When it comes down to it, I don’t fit Young Life. I was not made for it as they claim. I was made for something different. It took Uganda to break that idea in me. It took being shown a different world and asking where I could love people best in the world to realize Young Life is not where that will happen. I am uniquely made to love people in a way no one else can, I just don’t know where or who or how.

Uganda changed my life. I hate saying that, but I have to say it because when I see the direction I was heading before Uganda and the direction I am heading in now, they are drastically different and I know Uganda, and the work God did in me while I was in Uganda have directly impacted me every day since.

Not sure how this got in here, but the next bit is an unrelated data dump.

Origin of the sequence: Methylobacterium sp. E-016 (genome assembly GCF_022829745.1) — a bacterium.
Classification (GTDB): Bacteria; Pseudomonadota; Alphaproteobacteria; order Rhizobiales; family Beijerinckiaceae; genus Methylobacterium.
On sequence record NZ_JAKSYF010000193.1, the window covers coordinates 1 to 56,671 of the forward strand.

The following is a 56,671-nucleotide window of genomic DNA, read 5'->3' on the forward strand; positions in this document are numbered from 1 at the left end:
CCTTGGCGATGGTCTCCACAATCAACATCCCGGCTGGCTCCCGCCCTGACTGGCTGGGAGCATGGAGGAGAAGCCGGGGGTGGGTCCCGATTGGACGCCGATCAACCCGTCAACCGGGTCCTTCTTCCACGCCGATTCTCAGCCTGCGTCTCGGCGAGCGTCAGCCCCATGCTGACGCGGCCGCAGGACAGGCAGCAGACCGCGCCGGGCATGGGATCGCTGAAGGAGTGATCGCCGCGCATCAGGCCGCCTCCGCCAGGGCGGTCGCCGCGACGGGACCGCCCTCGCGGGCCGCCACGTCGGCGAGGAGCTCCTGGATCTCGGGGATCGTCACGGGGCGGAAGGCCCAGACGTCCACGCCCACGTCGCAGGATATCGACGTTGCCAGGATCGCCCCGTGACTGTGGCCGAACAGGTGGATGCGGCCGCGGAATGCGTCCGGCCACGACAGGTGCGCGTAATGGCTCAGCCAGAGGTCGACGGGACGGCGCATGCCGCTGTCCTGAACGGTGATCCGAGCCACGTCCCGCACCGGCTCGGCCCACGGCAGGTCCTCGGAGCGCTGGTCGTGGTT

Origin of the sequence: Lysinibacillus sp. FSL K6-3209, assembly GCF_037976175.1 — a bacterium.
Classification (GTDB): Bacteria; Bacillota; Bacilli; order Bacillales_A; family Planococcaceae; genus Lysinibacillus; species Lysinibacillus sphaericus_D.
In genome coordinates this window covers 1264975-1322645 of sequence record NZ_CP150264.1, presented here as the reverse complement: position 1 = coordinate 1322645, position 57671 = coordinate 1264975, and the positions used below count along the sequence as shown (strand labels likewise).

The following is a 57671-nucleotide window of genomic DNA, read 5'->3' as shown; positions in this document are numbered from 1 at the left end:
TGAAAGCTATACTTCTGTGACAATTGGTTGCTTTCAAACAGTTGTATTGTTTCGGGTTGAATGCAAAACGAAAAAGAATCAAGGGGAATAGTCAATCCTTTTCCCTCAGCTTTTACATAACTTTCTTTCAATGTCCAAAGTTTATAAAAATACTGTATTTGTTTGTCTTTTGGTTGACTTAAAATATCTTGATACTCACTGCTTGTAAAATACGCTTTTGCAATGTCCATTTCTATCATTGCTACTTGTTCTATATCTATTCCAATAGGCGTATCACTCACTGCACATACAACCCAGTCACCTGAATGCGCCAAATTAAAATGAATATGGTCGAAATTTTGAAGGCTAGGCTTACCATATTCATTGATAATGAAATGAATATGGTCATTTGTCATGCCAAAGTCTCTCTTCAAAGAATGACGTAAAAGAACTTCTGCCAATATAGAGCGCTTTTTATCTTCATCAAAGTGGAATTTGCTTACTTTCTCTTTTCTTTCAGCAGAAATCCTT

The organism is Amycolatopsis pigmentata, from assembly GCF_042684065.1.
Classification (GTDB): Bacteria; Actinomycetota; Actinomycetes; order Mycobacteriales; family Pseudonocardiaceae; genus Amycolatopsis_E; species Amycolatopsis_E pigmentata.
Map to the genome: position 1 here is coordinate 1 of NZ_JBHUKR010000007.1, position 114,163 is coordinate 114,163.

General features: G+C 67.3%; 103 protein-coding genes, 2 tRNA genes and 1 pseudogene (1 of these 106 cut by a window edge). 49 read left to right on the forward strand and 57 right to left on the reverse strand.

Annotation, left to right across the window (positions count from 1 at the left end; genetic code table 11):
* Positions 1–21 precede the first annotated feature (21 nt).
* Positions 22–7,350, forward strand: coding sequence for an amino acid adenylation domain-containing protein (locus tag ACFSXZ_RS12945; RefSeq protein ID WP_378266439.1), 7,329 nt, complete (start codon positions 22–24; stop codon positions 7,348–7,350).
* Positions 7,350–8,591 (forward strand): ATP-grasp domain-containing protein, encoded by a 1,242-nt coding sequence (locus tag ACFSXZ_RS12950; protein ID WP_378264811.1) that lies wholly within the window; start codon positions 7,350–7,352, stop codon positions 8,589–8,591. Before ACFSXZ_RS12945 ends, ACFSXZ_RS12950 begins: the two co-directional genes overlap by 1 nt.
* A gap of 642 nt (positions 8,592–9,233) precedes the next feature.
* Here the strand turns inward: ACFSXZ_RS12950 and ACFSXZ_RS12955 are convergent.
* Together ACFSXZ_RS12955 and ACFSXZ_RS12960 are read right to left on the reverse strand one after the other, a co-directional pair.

Now that my life has been turned upside down and inside out where do I go? What do I do? Do I have to do anything or is it enough to just be? Where are the people I was created to love? In San Diego? Or in some other city? Or in the middle of nowhere?

September is coming soon. I will say goodbye to Young Life, goodbye to being a student as my friends return to school and I don’t, and to what will I say hello? Where will I call home?

God, please show me soon.

*This was not written with the intention of bad-mouthing Young Life or giving a one-sided view of it. It has also done good things for me… I just didn’t see the hard things until now.*